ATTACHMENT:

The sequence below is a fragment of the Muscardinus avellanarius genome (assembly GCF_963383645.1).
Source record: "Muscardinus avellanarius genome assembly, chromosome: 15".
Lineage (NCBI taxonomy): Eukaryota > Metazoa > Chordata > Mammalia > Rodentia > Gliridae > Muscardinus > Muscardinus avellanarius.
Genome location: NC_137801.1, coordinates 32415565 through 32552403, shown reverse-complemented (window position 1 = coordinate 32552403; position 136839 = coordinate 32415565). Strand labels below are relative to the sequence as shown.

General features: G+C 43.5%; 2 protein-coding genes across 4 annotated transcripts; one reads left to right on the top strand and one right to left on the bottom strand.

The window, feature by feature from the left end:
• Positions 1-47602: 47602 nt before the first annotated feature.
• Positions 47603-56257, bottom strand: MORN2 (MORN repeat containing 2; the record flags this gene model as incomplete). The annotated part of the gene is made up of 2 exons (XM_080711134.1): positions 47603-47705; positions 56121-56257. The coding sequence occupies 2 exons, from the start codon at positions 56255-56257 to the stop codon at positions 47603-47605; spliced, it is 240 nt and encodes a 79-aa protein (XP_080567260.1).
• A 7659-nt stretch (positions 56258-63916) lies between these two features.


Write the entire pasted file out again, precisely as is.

The sequence below is a fragment of the Muscardinus avellanarius genome (assembly GCF_963383645.1).
Source record: "Muscardinus avellanarius genome assembly, chromosome: 15".
Lineage (NCBI taxonomy): Eukaryota > Metazoa > Chordata > Mammalia > Rodentia > Gliridae > Muscardinus > Muscardinus avellanarius.
Genome location: NC_137801.1, coordinates 32415565 through 32552403, shown reverse-complemented (window position 1 = coordinate 32552403; position 136839 = coordinate 32415565). Strand labels below are relative to the sequence as shown.

General features: G+C 43.5%; 2 protein-coding genes across 4 annotated transcripts; one reads left to right on the top strand and one right to left on the bottom strand.

The window, feature by feature from the left end:
• Positions 1-47602: 47602 nt before the first annotated feature.
• Positions 47603-56257, bottom strand: MORN2 (MORN repeat containing 2; the record flags this gene model as incomplete). The annotated part of the gene is made up of 2 exons (XM_080711134.1): positions 47603-47705; positions 56121-56257. The coding sequence occupies 2 exons, from the start codon at positions 56255-56257 to the stop codon at positions 47603-47605; spliced, it is 240 nt and encodes a 79-aa protein (XP_080567260.1).
• A 7659-nt stretch (positions 56258-63916) lies between these two features.